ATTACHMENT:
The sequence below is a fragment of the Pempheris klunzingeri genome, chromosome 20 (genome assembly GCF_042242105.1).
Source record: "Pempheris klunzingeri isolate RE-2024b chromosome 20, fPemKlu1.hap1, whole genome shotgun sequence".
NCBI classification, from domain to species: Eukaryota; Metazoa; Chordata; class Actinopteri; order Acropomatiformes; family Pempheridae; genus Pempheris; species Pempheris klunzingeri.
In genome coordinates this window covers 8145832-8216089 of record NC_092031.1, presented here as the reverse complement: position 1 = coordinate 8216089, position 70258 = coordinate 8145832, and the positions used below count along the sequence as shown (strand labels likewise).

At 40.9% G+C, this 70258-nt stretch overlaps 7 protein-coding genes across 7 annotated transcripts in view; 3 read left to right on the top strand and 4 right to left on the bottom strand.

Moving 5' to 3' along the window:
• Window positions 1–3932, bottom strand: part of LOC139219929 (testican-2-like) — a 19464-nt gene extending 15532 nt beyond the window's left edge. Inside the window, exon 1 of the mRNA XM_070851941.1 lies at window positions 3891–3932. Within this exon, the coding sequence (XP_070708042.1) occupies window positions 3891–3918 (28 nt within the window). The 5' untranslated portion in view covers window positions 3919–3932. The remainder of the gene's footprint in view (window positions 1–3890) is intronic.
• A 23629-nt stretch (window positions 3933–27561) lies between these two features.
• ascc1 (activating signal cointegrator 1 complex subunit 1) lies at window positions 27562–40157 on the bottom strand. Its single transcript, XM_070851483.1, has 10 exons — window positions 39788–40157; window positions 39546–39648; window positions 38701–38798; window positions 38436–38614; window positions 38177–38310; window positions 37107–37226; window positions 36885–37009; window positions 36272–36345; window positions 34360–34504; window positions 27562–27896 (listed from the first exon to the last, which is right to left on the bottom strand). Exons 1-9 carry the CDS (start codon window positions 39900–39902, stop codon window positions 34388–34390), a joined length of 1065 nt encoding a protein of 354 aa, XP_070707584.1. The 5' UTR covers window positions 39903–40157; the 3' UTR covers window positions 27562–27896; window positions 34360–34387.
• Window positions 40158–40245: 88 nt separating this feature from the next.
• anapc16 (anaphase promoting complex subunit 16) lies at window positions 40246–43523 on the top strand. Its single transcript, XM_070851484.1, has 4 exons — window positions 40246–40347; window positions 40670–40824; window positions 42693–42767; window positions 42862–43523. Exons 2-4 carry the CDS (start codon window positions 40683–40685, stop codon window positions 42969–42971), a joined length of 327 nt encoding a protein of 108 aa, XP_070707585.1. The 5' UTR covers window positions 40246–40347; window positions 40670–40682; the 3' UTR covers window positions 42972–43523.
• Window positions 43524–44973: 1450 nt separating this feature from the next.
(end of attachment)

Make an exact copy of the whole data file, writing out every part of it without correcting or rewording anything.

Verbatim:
The sequence below is a fragment of the Pempheris klunzingeri genome, chromosome 20 (genome assembly GCF_042242105.1).
Source record: "Pempheris klunzingeri isolate RE-2024b chromosome 20, fPemKlu1.hap1, whole genome shotgun sequence".
NCBI classification, from domain to species: Eukaryota; Metazoa; Chordata; class Actinopteri; order Acropomatiformes; family Pempheridae; genus Pempheris; species Pempheris klunzingeri.
In genome coordinates this window covers 8145832-8216089 of record NC_092031.1, presented here as the reverse complement: position 1 = coordinate 8216089, position 70258 = coordinate 8145832, and the positions used below count along the sequence as shown (strand labels likewise).

At 40.9% G+C, this 70258-nt stretch overlaps 7 protein-coding genes across 7 annotated transcripts in view; 3 read left to right on the top strand and 4 right to left on the bottom strand.

Moving 5' to 3' along the window:
• Window positions 1–3932, bottom strand: part of LOC139219929 (testican-2-like) — a 19464-nt gene extending 15532 nt beyond the window's left edge. Inside the window, exon 1 of the mRNA XM_070851941.1 lies at window positions 3891–3932. Within this exon, the coding sequence (XP_070708042.1) occupies window positions 3891–3918 (28 nt within the window). The 5' untranslated portion in view covers window positions 3919–3932. The remainder of the gene's footprint in view (window positions 1–3890) is intronic.
• A 23629-nt stretch (window positions 3933–27561) lies between these two features.
• ascc1 (activating signal cointegrator 1 complex subunit 1) lies at window positions 27562–40157 on the bottom strand. Its single transcript, XM_070851483.1, has 10 exons — window positions 39788–40157; window positions 39546–39648; window positions 38701–38798; window positions 38436–38614; window positions 38177–38310; window positions 37107–37226; window positions 36885–37009; window positions 36272–36345; window positions 34360–34504; window positions 27562–27896 (listed from the first exon to the last, which is right to left on the bottom strand). Exons 1-9 carry the CDS (start codon window positions 39900–39902, stop codon window positions 34388–34390), a joined length of 1065 nt encoding a protein of 354 aa, XP_070707584.1. The 5' UTR covers window positions 39903–40157; the 3' UTR covers window positions 27562–27896; window positions 34360–34387.
• Window positions 40158–40245: 88 nt separating this feature from the next.
• anapc16 (anaphase promoting complex subunit 16) lies at window positions 40246–43523 on the top strand. Its single transcript, XM_070851484.1, has 4 exons — window positions 40246–40347; window positions 40670–40824; window positions 42693–42767; window positions 42862–43523. Exons 2-4 carry the CDS (start codon window positions 40683–40685, stop codon window positions 42969–42971), a joined length of 327 nt encoding a protein of 108 aa, XP_070707585.1. The 5' UTR covers window positions 40246–40347; window positions 40670–40682; the 3' UTR covers window positions 42972–43523.
• Window positions 43524–44973: 1450 nt separating this feature from the next.